Thanks Jodi…never thought about it that way – if something happened to me, my family would have “zero” photos with me in the group! i will have to venture out and try this one! your photos are just beautiful and flattering! (i did let my husband snap a picture of me one time just so i’d have a profile pic)!

    • October 9, 2013 at 7:58 pm —

      You really need to try something like I did. Or even hand the camera over and get picture of you with your family. It will be worth it.

  13. October 9, 2013 at 10:51 am —

    We (women) are our own worst critics and see every flaw. While I don’t look the way I wish I did, I make the extra effort to be in more and more photos. When it comes down to it, everyone else looking at the photos sees you just as they do in real life…the discomfort comes from seeing ourselves as everyone else sees us. The photograph doesn’t change how we look to our families every day – at least with a photograph we have some control over capturing ourselves at our best in the most flattering pose. Life is too short…and I don’t like my kids asking where I was when we look through family photos. I have recently started giving my point and shoots to my kids to capture vacation memories from their perspectives to include – which means I am in alot more photos…and not always the most flattering…but I smile when I look at them because I remember the fun we had taking those photos…and that’s what I hope my kids remember as well!

    THanks for the blog…such an important reminder! Life is definitely too short to not be present!
    The photo below was taken by my 4 yr old this past summer at his sister’s softball game…with my DSLR! 🙂 He’s got a great eye!

  14. October 9, 2013 at 10:08 am —

    Well done Jodi! You are lovely-and your family will be so grateful for these images <3

  15. October 9, 2013 at 9:52 am —

    I hate having my picture taken, but I took the leap and have a fall family session scheduled with another talented photographer for this weekend.

  16. October 9, 2013 at 9:27 am —

    Great post Jodi! I have had an MBC beauty session and I experienced many of your same feelings. I hemmed and hawed for a very long time thinking it wasn’t so important that I deserved all the time and effort that could go into a whole photography session just for me. As a busy mother I often prioritize things solely around the needs of others and not myself. Mandi was determined that I focus on myself and recognized how being a mother (with a not perfect body), was an important part of what makes me beautiful. I struggled with shopping and went into the session feeling all sorts of self conscious. I’m no model! What business did I have focusing on myself so intently? And man! Was I awkward! To begin with…. But little by little, Mandi talked me through the session, helping me to realize and say out loud unique and special things about me that make me uniquely beautiful. By halfway through my session I believed the things I was saying. And when I viewed my finished photos, I saw the evolution from not quite sure of myself, to truly beautiful.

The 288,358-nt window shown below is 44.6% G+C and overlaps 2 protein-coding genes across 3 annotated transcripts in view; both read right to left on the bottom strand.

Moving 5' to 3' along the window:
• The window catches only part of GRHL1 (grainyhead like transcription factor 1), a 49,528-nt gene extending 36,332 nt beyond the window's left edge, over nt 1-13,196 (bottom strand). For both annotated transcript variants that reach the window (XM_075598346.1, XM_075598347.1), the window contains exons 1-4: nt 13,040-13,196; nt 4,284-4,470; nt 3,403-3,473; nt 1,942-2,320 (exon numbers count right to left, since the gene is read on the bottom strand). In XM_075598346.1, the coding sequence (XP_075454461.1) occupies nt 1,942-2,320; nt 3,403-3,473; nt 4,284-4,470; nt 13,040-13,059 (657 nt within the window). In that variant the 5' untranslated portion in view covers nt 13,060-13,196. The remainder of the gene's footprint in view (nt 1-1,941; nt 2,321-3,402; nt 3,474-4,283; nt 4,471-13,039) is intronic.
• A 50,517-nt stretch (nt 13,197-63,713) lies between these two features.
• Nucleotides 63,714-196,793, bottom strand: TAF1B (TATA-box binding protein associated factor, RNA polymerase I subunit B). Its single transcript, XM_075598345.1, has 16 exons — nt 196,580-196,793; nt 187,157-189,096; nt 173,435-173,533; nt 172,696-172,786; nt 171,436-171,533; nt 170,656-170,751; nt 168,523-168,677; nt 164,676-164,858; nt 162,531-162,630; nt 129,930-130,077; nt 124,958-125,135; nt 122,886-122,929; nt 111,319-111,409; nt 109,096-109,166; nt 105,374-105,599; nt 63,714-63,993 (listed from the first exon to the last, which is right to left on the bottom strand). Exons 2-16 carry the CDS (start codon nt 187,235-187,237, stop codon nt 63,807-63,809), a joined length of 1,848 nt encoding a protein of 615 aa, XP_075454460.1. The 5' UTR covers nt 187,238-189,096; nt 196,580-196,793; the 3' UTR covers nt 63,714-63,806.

I now have a collection of photos that represent who I am at this important time in my life. A reminder that the service I give outside myself is not a reason to ignore my needs. And the enduring gift that I have noticed since my session is the change in me. I forgive myself the things that once seemed like a big deal. The physical toll that having and caring for a family has taken on me now feels more like badge of my individual beauty. I truly embrace these things as a part of the whole beautiful picture of me!

    Mandi’s passion for helping women understand their unique beauty is a gift. I treasure my photos and the things they help me remember. As women we need to give ourselves love. I think that even though I never put myself down in front of my children, I was giving off subtle signals that indicated that I didn’t emphasize my own importance in this world. I think every woman needs to realize their individual importance and beauty. Thank you for the message in your post today.

  17. October 9, 2013 at 9:17 am —

    Jodi, you are an inspiration to us all! Women, that is. I have the same problem, getting in front of the camera. You are beautiful and the pictures are fabulous. Thank you for having the courage to do what you did and for telling about it.

  18. October 9, 2013 at 9:02 am —

    What a great message, and the photos of you are BEAUTIFUL! You should be in more photos, girl! 🙂 I take a lot of self-portraits, partially because I often have ideas I want to try out and there’s nobody else around. It has taken a lot for me to stop seeing flaws and start seeing what everyone else tells me is there but it’s happening slowly.

  19. October 9, 2013 at 9:02 am —

    Your photos are beautiful, Jodi. I don’t get enough photos of myself for my family either.

    I did take the plunge and have a boudoir session done for my husband as a Valentines gift a few years ago and he loved them.

    I need to do something again. Thanks for the inspiration.

  20. October 9, 2013 at 8:29 am —

    Your photos are beautiful!!! Thank you for this message, I think it is one that really needs to be heard by many!

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What Happens When A Photographer Gets Photographed: My Story